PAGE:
The ethics opinion indicates the fee agreement between Alioto and Hoiles should not have to comply with rule 3-300. Hoiles contends this is not a typical contingent fee agreement because Alioto is essentially claiming an interest in Hoiles's and his family's preexisting property — their shares in the company. The fee agreement, however, states that Alioto is representing Hoiles "in the Freedom Communications matter" and is entitled to a percentage of "anything recovered." This language does not appear to create a special interest other than an interest in Hoiles's recovery as the source of Alioto's fee. Accordingly, the fee agreement does not need to comply with rule 3-300. Moreover, because the agreement does not comply with § 6147, compliance with rule 3-300, like compliance with § 6148, is irrelevant.
4. Fraud Claim
Although the Tenth Circuit Court of Appeals reinstated Alioto's fraud claim, by Alioto's own admission such a claim only comes into play if the jury decides the breach of contract claim, but awards damages based only on the number of shares of Freedom stock owned by Hoiles and not on the shares owned by his ex-wife and daughters as well. Alioto did not appeal the issue of Judge Figa's application of Colorado law to the fraud claim, although this time around both parties seem to be arguing the claim under California law. At this point I don't think this choice of law issue makes any difference.
5. Quantum Meruit
If the fee agreement is voidable and Hoiles did not ratify it, Alioto is entitled to recover for the reasonable value of his services. The jury instructions in the first trial stated, based on Colorado law, that the jury could not "consider any of the fee percentages" in the agreement in determining the reasonable value of Alioto's services. Alioto appealed that instruction, but the Tenth Circuit Court of Appeals did not reach the issue. In Hoiles's eleventh motion in limine, he sought to exclude evidence of the reasonable value of Alioto's services on the grounds that the jury's findings in the first trial are binding. Judge Figa denied the motion on the grounds that under California law the contingency fee is a factor that may be considered.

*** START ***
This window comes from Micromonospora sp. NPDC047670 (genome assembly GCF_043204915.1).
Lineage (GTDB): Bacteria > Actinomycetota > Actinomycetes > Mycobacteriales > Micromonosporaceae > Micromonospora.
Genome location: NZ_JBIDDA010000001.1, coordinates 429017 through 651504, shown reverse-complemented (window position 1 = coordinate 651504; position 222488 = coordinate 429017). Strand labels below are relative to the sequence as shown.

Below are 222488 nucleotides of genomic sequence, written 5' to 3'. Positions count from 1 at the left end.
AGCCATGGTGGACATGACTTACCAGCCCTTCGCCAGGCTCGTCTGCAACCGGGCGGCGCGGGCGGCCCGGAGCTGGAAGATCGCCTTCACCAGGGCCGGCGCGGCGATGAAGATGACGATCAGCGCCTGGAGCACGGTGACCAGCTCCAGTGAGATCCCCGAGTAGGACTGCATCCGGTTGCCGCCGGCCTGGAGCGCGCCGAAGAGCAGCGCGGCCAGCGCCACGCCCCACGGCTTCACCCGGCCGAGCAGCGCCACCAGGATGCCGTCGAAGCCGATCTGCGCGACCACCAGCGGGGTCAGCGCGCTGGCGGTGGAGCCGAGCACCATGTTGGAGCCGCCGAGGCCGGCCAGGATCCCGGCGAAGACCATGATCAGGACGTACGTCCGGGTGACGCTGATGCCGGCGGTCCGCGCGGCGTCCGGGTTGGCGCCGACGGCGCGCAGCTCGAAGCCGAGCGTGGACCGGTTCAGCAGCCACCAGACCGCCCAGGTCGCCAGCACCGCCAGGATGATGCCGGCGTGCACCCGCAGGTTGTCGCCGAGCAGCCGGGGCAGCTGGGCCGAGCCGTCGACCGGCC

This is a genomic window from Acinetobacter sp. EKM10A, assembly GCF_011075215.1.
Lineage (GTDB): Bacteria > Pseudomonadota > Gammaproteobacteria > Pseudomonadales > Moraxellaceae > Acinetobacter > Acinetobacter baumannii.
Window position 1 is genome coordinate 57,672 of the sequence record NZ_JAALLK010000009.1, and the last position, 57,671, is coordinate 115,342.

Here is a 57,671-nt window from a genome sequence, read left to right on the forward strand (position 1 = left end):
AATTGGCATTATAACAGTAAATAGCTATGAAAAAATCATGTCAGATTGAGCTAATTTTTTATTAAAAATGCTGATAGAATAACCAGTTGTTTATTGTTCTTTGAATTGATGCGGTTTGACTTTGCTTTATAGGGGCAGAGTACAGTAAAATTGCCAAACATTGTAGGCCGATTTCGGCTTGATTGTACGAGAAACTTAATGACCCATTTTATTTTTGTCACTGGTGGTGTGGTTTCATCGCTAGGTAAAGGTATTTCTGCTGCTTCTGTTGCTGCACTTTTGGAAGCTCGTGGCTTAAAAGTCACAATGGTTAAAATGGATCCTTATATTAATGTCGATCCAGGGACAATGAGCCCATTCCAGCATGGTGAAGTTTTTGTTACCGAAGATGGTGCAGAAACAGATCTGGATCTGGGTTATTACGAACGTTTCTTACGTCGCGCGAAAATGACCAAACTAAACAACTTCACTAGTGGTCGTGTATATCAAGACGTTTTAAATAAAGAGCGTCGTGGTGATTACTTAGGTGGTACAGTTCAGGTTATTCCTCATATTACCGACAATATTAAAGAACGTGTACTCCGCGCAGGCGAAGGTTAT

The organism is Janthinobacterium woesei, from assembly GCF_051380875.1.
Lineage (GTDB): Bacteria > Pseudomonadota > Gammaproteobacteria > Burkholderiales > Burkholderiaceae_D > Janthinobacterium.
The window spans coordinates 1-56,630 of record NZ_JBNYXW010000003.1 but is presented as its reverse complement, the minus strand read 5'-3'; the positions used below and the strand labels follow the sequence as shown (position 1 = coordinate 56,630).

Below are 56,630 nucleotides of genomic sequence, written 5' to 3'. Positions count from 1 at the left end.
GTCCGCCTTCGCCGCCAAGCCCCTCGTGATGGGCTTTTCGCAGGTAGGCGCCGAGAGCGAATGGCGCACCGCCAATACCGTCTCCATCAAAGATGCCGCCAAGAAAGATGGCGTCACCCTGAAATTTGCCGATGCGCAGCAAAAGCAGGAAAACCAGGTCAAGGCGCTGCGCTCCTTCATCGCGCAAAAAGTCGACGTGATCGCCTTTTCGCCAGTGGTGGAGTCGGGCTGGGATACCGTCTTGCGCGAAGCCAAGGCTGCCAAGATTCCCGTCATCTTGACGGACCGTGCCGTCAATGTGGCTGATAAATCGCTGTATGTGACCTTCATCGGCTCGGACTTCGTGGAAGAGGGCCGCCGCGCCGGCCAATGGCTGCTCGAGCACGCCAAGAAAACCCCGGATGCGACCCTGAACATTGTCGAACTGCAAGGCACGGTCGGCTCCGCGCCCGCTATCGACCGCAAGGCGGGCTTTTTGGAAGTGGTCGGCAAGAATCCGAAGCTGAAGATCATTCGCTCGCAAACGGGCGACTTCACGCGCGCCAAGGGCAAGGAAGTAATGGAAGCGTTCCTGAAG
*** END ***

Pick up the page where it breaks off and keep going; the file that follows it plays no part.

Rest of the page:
Hoiles now argues that the ruling must be revisited in light of Fergus, in which the court held:
Where, as here, a client exercises his right to void a contingency fee agreement, section 6147 does not permit the trier of fact to consider the contingent nature of the fee arrangement in determining a reasonable fee. If the contingency fee agreement is void, there is no contingency fee agreement. . . . The deterrent and protective purposes of section 6147 would be impaired if an attorney who was barred from enforcing a contingency fee agreement would nevertheless be entitled to a percentage of the recovery based on a contingent risk factor. The attorney would in effect be receiving a contingency fee even though the contingency fee agreement had been voided by the client.Fergus, 59 Cal. Rptr. 3d at 273, 290 2007 WL 1290238, at *13. An unpublished court of appeals opinion provides further support for Hoiles's argument that an invalid agreement's contingent fee should not be considered in awarding quantum meruit damages. Zweig v. Kwon, No. B153064, 2003 WL 150107 (Cal.Ct.App. Jan. 22, 2003) (attorneys were not entitled under quantum meruit to be awarded their contingent fee when the contract on which the fee was based was invalid under § 6147; such an award would contradict the policies underlying § 6147, which "exists to protect clients, to assure that fee agreements are fair, and to assure that clients understand them").
Alioto argues that Fergus is "bereft of authority" and "contrary to prevailing California law," citing a California state district court case and two Ninth Circuit cases applying California law. The district court case is on point, but of course does not constitute binding California law. Herbold v. Millard, Case No. CV 02-01639 (C.D. Cal. Aug. 6, 2004). In Herbold, the court held a fee agreement was unenforceable under § 6147 because it did not contain a statement that the fee was negotiable. In awarding a fee of 35% of the client's recovery, the court took into consideration the 40% fee contained in the invalid agreement, relying on a State Bar opinion for the proposition that "when a fee agreement . . . is freely bargained for and does not provide for an unconscionable fee, the contract price is the best indicator of the reasonable value of the attorney's services." Id. at 7. In light of the Fergus decision, I am not persuaded by Herbold.
The two Ninth Circuit cases cited by Alioto are distinguishable from this case. In Fitzsimmons v. Jackson, 51 B.R. 600 (9th Cir. BAP 1985), the court held a contingent fee agreement relating to representation in a condemnation action was unenforceable because it was not reduced to writing and signed by all parties. In determining the attorney's quantum meruit award, the trial court "looked to the customary fee arrangement in condemnation cases of this nature, as well as various other factors," and awarded fees on a contingent basis. Id. at 605, 609. The court of appeals affirmed, but expressly noted the terms of the contract were not relevant to an award of fees based on quantum meruit. Id. at 609-10. Rather, the court of appeals approved of the trial court's determination that a contingent fee was the usual and customary arrangement in that type of case and the trial court's consideration of other factors in setting the fee. Id. at 610-11. Thus, Fitzsimmons does not, as Alioto contends, support the proposition that the contingent nature of an invalid fee agreement or the particular percentage contained in the agreement is relevant to an award of fees for the reasonable value of an attorney's services. To the contrary, the case supports Hoiles's position.